Issue: 2016 > August > photo quiz

A 43-year-old woman with a quadriparesis

M. van der Toorn, S. de Klerk
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A 43-year-old woman presented to the emergency department with progressive weakness. Her medical history included the diagnosis of Crohn´s disease with multiple surgical procedures because of rectovaginal fistulas, a subtotal colectomy and terminal ileostomy. She required daily potassium chloride and fluoxetine. On presentation her partner carried her because weakness impeded her from walking. She complained of speaking difficulties, cramping sensation in her hands, stomach pain and vomiting with almost no intake in the last three days together with a fully productive stoma. In the foregoing days, she kept dropping things and she noticed having trouble walking. There was no history of traumatic injury. Physical examination revealed a cachectic woman with minimal diffuse abdominal tenderness.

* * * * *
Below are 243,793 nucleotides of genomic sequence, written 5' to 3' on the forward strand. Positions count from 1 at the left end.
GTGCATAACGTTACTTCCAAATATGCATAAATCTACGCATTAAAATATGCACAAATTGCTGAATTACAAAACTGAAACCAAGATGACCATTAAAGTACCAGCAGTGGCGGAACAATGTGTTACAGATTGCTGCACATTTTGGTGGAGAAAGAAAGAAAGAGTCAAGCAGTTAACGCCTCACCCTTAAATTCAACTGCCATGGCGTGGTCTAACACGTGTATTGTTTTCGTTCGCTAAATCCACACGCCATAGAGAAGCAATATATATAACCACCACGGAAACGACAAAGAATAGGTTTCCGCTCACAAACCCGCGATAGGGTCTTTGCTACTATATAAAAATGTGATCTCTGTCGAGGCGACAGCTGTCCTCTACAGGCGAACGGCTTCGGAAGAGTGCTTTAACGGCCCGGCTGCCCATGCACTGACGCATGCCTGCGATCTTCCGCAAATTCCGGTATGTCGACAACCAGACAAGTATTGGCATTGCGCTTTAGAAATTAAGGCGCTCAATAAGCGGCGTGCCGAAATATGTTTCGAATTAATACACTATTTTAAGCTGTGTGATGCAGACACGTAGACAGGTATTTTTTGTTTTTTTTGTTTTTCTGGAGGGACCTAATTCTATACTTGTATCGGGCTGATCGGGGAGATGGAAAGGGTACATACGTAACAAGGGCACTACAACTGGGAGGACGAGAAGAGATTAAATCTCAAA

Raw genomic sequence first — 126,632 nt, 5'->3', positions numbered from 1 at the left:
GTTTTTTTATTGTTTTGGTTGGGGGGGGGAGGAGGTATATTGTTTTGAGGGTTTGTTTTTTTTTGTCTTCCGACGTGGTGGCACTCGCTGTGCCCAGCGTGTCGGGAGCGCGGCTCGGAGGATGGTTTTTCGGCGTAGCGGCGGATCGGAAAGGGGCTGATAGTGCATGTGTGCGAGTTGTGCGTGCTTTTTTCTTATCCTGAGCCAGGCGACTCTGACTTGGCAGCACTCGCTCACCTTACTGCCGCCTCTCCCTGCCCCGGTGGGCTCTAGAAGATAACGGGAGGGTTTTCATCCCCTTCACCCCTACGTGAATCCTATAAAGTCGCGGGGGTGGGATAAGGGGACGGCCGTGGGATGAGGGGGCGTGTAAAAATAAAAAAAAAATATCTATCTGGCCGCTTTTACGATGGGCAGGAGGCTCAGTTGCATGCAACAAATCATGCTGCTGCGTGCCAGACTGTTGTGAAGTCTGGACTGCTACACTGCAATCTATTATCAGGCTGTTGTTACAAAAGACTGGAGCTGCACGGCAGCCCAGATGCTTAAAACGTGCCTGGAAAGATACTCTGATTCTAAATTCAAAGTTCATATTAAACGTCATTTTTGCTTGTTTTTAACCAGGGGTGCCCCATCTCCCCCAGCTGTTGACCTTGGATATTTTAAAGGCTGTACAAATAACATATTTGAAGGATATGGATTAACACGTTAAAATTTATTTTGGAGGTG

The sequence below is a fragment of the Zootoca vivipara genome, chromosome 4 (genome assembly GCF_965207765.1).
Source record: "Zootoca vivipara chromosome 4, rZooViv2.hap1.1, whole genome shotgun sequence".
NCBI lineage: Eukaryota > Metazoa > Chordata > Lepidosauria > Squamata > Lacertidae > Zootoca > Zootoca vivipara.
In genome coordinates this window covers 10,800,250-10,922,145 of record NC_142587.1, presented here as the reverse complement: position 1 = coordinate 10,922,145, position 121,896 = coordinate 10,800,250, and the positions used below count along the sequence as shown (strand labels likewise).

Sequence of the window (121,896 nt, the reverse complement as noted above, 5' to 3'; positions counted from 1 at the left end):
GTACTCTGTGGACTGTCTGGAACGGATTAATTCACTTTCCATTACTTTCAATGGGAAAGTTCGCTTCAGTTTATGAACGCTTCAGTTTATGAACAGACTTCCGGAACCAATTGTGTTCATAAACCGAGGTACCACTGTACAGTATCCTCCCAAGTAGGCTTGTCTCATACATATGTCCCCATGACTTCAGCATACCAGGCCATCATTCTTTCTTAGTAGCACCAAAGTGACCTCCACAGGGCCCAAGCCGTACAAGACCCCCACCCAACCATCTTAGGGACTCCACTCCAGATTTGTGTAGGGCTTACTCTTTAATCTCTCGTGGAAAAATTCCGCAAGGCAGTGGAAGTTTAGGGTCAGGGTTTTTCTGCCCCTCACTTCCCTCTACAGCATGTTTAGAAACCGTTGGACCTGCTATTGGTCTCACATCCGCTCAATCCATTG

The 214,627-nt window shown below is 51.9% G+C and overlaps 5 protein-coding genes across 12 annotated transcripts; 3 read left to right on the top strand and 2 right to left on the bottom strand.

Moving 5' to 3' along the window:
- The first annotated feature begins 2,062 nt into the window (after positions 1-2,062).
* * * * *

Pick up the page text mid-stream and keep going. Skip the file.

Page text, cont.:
On neurological examination she could barely rotate her head. She experienced extreme difficulty lifting her arms. Examination of the legs also showed paresis with absence of tightening proximally and weakness distally. Reflexes were absent bilaterally in the upper and lower extremities. ECG showed a first-degree AV block with ST elevation in aVR and ST depression in several leads (figure 1). She worsened during her stay in the emergency department as she developed evident swallowing difficulties and progressed to imminent aspiration after a little sip of water.